Miles Davis was a modern jazz master and in some ways the Picasso of his musical milieu a difficult, cantankerous, peculiar, tortured man who was, of course, a genius. Although he grew up comfortably in Southern Illinois as the son of a prominent dentist, he had an angry, rebellious black man's attitude. Born in 1926, he showed his musical talent early on, trekking to New York City to study at Juilliard, where he proved to be a good student, but where he also made important contacts in the world of contemporary jazz. Unfortunately, he also made connections with drug dealers, an affiliation that led to Davis' many struggles through the years with heroin and cocaine abuse.
In So What: The Life of Miles Davis, Yale University Professor John Szwed presents a rich portrait of the trumpeter's brilliance while examining his equally stellar contemporaries Charlie Parker, John Coltrane, Bill Evans, Herbie Hancock, Max Roach and Art Blakey.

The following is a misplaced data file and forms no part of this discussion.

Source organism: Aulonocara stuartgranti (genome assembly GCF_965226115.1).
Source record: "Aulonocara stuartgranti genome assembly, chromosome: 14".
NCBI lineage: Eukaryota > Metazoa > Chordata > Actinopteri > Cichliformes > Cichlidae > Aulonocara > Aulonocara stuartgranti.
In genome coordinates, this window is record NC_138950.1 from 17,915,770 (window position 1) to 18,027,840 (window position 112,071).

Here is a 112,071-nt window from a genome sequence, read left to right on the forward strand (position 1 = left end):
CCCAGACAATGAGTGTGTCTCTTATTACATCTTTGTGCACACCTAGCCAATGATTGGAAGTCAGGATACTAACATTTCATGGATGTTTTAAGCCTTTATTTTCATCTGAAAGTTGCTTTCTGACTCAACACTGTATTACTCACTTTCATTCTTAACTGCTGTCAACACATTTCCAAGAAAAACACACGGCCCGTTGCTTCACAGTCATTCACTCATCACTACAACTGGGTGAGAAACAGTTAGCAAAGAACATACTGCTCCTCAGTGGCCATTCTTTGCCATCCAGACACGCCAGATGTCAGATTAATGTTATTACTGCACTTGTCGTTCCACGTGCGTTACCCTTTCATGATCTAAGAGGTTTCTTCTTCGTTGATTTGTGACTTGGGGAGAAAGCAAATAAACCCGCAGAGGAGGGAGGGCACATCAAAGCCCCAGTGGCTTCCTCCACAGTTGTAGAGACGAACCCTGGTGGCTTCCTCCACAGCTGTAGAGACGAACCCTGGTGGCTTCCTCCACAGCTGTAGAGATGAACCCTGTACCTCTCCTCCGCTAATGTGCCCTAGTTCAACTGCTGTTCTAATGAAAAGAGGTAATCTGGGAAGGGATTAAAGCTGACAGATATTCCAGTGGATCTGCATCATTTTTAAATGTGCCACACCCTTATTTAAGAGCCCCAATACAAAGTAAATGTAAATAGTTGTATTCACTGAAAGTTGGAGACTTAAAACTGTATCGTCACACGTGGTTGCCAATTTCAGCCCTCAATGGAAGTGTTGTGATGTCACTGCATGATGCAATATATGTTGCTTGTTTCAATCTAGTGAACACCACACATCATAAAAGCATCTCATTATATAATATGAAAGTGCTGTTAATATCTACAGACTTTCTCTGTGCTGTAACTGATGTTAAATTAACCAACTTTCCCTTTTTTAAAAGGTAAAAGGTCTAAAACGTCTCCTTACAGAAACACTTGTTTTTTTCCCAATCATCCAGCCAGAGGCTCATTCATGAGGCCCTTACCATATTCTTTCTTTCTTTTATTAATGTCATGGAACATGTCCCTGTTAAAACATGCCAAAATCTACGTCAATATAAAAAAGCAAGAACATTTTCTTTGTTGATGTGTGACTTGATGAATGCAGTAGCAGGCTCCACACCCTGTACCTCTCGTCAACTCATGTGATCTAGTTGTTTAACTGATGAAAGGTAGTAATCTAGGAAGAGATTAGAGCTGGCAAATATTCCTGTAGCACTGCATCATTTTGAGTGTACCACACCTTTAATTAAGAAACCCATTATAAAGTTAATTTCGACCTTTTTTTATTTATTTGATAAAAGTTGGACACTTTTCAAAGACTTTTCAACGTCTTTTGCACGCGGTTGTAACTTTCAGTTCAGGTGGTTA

While he went on to become a contributor to the historical 1940s bebop movement, it was in the 1950s and '60s that Davis carved out his singular niche as legendary trumpet player, innovative composer, free-thinking bandleader and titular spokesperson for progressive jazz. Davis never ceased to change and grow in his art, and with the exception of a self-imposed hiatus in the late 1970s continued to perform and make records, though by the time he passed away in 1991, he was revered more as an inscrutable icon than as an acclaimed innovator. So What combines an in-depth look at the inner workings of the jazz industry with a remarkable profile of Davis and his dark personality. He cultivated a Darth Vader-ish myth, was extraordinarily self-centered and seemingly ambivalent toward his family. But, as Szwed shows, the trumpeter probably wouldn't have had it any other way. Martin Brady is a freelance writer in Nashville.